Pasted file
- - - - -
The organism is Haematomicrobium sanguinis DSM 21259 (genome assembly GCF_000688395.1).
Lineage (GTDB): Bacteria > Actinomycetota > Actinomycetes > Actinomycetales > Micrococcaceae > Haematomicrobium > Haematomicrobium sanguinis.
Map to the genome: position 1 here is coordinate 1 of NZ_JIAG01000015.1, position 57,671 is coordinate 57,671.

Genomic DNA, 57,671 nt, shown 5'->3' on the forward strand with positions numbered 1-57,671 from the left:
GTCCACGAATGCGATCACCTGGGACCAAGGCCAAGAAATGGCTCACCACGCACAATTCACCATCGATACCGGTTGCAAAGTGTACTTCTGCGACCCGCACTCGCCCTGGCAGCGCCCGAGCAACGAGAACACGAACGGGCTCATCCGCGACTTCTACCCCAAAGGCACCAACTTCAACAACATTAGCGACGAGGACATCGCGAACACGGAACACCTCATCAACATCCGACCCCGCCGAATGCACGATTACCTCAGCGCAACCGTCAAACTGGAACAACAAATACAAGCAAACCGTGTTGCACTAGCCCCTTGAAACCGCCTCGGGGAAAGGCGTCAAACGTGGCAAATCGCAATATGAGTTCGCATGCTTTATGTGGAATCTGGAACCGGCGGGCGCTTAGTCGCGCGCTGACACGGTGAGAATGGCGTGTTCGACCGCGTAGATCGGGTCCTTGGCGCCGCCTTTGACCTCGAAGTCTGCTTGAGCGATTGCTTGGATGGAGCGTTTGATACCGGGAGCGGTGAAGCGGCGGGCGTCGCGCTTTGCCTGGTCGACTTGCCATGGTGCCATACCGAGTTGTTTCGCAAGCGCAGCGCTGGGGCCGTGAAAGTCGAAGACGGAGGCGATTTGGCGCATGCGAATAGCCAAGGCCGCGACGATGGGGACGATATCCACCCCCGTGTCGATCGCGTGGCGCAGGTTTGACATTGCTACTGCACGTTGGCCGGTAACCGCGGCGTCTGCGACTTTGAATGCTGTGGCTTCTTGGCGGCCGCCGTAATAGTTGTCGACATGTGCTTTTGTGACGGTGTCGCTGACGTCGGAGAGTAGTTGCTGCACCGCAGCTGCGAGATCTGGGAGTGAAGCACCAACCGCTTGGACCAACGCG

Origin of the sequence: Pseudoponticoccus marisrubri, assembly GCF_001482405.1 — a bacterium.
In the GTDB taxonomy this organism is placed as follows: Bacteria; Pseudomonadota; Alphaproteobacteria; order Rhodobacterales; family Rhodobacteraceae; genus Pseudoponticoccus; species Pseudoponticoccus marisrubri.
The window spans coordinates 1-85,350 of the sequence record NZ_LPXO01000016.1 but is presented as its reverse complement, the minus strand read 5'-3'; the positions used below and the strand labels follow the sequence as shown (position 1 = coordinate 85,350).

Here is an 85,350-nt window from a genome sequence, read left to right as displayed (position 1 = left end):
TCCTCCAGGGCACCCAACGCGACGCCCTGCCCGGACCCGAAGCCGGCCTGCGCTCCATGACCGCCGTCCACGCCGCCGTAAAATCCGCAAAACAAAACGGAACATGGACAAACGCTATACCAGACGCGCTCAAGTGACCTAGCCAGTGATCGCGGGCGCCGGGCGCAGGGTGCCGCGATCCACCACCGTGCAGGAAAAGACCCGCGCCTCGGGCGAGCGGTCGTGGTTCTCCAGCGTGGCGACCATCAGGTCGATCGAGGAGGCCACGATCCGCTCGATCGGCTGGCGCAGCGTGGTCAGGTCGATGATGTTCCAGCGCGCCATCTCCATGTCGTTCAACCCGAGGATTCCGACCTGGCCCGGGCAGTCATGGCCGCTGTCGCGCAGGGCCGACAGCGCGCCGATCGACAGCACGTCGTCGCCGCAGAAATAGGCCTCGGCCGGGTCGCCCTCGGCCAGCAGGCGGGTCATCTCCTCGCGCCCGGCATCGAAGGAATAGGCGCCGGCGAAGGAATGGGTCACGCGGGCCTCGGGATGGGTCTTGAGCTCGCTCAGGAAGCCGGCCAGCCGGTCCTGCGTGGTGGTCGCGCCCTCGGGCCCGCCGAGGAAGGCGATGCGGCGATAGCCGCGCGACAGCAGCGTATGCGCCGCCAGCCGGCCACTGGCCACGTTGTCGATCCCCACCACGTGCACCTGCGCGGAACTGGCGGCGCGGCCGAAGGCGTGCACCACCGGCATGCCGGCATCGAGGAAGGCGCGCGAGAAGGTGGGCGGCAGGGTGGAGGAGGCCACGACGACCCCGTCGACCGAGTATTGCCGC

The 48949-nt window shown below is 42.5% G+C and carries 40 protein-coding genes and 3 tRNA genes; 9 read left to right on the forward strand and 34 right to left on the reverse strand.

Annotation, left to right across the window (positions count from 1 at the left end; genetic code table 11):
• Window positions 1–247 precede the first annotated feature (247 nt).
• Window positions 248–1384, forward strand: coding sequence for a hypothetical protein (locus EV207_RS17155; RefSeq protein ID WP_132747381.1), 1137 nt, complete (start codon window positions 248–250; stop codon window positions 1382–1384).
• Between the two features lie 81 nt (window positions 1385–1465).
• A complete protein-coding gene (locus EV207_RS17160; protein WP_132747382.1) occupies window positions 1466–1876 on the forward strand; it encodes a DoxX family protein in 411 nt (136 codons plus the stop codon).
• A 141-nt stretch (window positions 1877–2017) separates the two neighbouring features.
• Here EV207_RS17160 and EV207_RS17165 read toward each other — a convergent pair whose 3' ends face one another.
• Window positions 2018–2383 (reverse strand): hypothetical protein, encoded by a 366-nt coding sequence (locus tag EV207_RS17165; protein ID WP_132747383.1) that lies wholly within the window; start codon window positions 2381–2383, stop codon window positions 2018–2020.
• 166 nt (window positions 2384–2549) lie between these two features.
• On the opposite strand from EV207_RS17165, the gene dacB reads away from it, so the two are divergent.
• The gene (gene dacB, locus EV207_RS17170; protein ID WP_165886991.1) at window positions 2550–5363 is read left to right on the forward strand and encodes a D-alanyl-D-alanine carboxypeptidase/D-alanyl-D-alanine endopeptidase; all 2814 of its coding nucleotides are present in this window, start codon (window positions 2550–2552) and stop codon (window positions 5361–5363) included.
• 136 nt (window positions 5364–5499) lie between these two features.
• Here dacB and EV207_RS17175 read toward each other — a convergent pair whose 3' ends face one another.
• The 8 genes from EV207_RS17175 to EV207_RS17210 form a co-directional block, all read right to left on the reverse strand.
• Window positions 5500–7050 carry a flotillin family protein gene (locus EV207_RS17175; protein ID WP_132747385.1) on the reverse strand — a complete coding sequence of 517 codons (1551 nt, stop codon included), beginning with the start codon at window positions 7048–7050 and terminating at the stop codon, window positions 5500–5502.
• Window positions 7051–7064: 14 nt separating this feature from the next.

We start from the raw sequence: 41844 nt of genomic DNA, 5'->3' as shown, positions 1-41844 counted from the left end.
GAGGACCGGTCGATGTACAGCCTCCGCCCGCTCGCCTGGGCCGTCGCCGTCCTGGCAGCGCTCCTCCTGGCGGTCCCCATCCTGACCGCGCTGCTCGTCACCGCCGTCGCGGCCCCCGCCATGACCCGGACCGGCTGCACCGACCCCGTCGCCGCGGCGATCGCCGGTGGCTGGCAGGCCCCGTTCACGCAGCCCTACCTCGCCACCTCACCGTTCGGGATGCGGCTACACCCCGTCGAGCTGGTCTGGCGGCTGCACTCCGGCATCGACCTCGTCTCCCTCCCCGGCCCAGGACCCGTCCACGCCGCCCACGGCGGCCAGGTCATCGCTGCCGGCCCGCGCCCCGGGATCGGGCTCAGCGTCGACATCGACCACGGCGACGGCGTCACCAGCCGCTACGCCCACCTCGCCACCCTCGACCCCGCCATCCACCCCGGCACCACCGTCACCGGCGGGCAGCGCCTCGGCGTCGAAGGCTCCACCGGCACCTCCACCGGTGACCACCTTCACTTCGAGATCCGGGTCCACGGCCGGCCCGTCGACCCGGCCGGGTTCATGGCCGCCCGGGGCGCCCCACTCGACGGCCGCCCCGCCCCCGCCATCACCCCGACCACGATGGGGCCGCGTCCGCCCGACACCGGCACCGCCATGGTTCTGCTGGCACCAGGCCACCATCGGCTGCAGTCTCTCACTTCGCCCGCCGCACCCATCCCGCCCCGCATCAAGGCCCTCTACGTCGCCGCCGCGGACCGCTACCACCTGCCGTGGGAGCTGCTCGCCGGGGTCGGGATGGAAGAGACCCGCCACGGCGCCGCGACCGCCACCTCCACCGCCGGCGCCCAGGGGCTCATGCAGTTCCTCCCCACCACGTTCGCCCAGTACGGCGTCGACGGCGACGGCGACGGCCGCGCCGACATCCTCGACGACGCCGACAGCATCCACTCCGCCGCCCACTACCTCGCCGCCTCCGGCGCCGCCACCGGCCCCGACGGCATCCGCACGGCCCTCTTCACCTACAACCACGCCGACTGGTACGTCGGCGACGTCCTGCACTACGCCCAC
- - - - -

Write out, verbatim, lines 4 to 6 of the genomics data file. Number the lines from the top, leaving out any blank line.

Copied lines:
Genomic DNA, 57,671 nt, shown 5'->3' on the forward strand with positions numbered 1-57,671 from the left:
GTCCACGAATGCGATCACCTGGGACCAAGGCCAAGAAATGGCTCACCACGCACAATTCACCATCGATACCGGTTGCAAAGTGTACTTCTGCGACCCGCACTCGCCCTGGCAGCGCCCGAGCAACGAGAACACGAACGGGCTCATCCGCGACTTCTACCCCAAAGGCACCAACTTCAACAACATTAGCGACGAGGACATCGCGAACACGGAACACCTCATCAACATCCGACCCCGCCGAATGCACGATTACCTCAGCGCAACCGTCAAACTGGAACAACAAATACAAGCAAACCGTGTTGCACTAGCCCCTTGAAACCGCCTCGGGGAAAGGCGTCAAACGTGGCAAATCGCAATATGAGTTCGCATGCTTTATGTGGAATCTGGAACCGGCGGGCGCTTAGTCGCGCGCTGACACGGTGAGAATGGCGTGTTCGACCGCGTAGATCGGGTCCTTGGCGCCGCCTTTGACCTCGAAGTCTGCTTGAGCGATTGCTTGGATGGAGCGTTTGATACCGGGAGCGGTGAAGCGGCGGGCGTCGCGCTTTGCCTGGTCGACTTGCCATGGTGCCATACCGAGTTGTTTCGCAAGCGCAGCGCTGGGGCCGTGAAAGTCGAAGACGGAGGCGATTTGGCGCATGCGAATAGCCAAGGCCGCGACGATGGGGACGATATCCACCCCCGTGTCGATCGCGTGGCGCAGGTTTGACATTGCTACTGCACGTTGGCCGGTAACCGCGGCGTCTGCGACTTTGAATGCTGTGGCTTCTTGGCGGCCGCCGTAATAGTTGTCGACATGTGCTTTTGTGACGGTGTCGCTGACGTCGGAGAGTAGTTGCTGCACCGCAGCTGCGAGATCTGGGAGTGAAGCACCAACCGCTTGGACCAACGCG

Origin of the sequence: Pseudoponticoccus marisrubri, assembly GCF_001482405.1 — a bacterium.